Do we possess free will?
Why did the universe being with such low entropy?
How do we interpret quantum mechanics?
Does other intelligent life exist?
Is time real?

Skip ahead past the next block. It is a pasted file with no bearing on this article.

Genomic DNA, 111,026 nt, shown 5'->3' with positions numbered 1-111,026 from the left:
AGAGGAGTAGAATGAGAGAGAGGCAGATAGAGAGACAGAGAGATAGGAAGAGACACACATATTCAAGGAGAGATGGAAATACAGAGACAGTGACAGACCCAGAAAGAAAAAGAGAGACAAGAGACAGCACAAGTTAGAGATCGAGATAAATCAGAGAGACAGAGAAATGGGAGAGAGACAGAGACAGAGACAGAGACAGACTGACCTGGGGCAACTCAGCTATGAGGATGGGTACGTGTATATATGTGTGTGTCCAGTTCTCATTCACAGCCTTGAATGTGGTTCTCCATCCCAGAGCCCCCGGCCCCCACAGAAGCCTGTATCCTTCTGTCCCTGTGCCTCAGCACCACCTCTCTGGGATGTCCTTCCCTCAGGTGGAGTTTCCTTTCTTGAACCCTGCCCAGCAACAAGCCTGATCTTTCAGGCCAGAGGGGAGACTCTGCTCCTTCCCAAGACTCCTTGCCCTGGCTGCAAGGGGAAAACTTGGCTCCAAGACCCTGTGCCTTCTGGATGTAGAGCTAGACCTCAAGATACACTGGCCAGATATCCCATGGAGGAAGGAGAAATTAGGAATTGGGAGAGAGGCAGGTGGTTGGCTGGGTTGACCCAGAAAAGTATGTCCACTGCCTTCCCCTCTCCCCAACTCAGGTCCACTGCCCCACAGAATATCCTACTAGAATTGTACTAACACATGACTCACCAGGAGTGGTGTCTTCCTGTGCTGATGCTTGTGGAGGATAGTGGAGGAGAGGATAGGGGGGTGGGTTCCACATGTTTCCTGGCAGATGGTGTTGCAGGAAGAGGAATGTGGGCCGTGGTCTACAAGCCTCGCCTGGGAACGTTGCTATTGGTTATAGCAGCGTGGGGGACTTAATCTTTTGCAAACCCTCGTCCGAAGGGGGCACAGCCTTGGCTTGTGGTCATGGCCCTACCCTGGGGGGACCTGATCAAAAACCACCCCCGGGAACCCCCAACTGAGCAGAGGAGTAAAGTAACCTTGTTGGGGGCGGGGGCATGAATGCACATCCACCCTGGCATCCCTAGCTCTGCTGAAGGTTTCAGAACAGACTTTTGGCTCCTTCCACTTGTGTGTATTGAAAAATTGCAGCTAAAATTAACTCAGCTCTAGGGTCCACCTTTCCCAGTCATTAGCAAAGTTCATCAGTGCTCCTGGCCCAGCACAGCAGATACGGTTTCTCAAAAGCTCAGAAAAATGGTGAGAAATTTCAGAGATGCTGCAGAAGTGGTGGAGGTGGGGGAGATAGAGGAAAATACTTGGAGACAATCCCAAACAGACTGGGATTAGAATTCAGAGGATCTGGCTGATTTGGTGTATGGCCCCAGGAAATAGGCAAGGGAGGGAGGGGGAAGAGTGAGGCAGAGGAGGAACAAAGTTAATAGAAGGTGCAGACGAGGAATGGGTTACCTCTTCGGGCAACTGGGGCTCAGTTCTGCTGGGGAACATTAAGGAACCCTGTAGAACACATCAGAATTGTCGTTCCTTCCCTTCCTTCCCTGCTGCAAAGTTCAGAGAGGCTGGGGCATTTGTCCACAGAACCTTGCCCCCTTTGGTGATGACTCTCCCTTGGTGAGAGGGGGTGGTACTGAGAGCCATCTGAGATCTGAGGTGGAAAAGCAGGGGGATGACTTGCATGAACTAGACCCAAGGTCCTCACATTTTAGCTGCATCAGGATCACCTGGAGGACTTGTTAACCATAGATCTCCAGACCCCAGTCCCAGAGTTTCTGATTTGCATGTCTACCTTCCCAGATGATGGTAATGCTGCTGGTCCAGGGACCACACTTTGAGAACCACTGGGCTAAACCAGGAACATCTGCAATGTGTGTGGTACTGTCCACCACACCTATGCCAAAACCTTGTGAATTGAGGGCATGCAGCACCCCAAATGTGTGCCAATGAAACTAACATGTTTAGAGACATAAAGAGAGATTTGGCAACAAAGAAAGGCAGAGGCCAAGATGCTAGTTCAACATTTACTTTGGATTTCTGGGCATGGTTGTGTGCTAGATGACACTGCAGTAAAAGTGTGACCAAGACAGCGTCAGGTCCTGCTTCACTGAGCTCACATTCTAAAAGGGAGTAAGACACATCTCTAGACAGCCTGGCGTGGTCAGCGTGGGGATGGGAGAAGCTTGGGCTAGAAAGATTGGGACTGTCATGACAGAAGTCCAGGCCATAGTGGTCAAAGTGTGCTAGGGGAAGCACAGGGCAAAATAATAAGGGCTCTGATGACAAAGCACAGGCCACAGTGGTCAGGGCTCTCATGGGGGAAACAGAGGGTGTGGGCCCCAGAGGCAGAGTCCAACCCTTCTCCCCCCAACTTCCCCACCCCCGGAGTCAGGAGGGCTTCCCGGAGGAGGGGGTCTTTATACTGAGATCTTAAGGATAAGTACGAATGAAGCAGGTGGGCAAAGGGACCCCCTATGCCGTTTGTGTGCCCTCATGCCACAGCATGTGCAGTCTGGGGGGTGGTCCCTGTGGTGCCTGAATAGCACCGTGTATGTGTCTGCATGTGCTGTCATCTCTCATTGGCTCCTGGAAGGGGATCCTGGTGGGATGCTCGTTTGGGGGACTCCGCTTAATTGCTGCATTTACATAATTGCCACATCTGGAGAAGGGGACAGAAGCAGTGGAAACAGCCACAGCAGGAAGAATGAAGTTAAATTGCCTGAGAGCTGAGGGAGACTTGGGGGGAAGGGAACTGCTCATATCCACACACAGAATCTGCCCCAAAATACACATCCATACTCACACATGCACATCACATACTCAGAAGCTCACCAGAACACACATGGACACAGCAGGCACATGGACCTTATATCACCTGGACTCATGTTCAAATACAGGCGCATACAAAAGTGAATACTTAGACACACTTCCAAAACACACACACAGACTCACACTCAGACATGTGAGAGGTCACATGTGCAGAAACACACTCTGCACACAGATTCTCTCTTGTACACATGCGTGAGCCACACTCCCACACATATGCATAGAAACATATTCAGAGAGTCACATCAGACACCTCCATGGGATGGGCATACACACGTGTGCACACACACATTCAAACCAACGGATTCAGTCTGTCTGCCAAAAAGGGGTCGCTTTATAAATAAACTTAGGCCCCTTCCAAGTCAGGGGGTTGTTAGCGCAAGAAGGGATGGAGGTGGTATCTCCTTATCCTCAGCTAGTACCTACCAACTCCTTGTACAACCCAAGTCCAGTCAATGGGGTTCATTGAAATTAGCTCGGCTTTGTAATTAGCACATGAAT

Type these items into a search engine, and the results will show a diversity of answers, and none a definitive answer.The ImplicationsLet’s summarize then, starkly, what remains unknown.Lacking an understanding of singularities, we don’t know how existence started. Lacking an understanding of consciousness, we can’t explain the core of our essence. Looking into the past, we don’t know how life started. Looking into the future, we don’t know what we will become. Looking above, we have no firm grasp on the supernatural.We don’t know if we make free choices. We don’t know why we benefited from an astounding orderly, low entropy universe. We don’t have a metaphysical grasp of the quantum stuff of which everything consists. We don’t know if we are alone in the universe. And we remain uncertain about the nature of this river called time.Thus we don’t know a good many fairly fundamental things – actually we don’t know a great many fundamental things.Now, no doubt, while fundamental, these unknowns do not act as showstoppers, certainly not on a pragmatic level. Even with these unknowns, what we do know allows us, day-in-and-day out, to produce steel, grow food, run governments, generate electricity, and otherwise perform the hundreds of daily activities needed to support a world of billions.So while we can’t answer the big questions, we successfully answer the little questions. What’s the issue then?We have several, then.Though day-to-day our knowledge sustains billions, few would argue the current world condition is perfect, or even much better than minimally satisfactory. Thus, room for improvement exists, much, much room, and thus at a practical level, answers to the big questions would most likely provide insights to do the daily activities better.Further, I might argue that our ability to perform the hundreds of daily activities for survival rests on a knife edge. Certainly even without answering the big questions, mankind will (likely) continue to advance. But incremental technological improvements may not prove sufficient to keep mankind from slipping on that knife edge. New fundamental knowledge will likely prove crucial for mankind to progress on a less tenuous basis.Then we face the more ephemeral, but nonetheless troubling and potentially dangerous, issue of conflicting worldviews. A worldview, to review, embodies the core beliefs with which an individual or collection of individuals, filters, interprets and organizes events and objects.And different worldviews exist, no doubt. Differences exist on the reality of a deity, on optimism on mankind’s future, on an individual’s continuation after death.For the most part, individuals respect and tolerate these differences.But in important ways we don’t. We can be vehement, intolerant, condescending, belittling, and otherwise arrogant towards worldviews we judge uninformed or inferior to our own. Even without reference to the worldview of others, we can be oblivious, or complacent, or close-minded about our own world views.At the extreme, we can go to conflict, verbally and physically, to the point of death and war, over differences.But if so many questions, not just trivial questions, but fundamental questions, stand as unanswered, can we be so content and sure in any world view to look down on the worldview of others as ignorant? If so much remains unknown, how can we “know” that our way of looking at the world is so correct to disdain others?I would answer we can’t, we can’t be sure, and we can’t know. With so many fundamental unknowns, our worldviews are tentative, provisional.What does this imply? This implies that we should have humility. And understanding. And patience. And openness. As deeply held, and deeply considered, as our world view might be, others hold to equally considered worldviews. Neither they nor we can definitively “prove” our world view correct, since the correctness of a world view almost certainly depends on the answers to the fundamental questions covered here. And we don’t know those answers.We thus should maintain wonder and curiosity. The tentative nature of our knowledge, and thus our worldviews, requires we look less sideways to compete or defeat other world views, and look more forward and outward with wonder and curiosity to improve our own world view.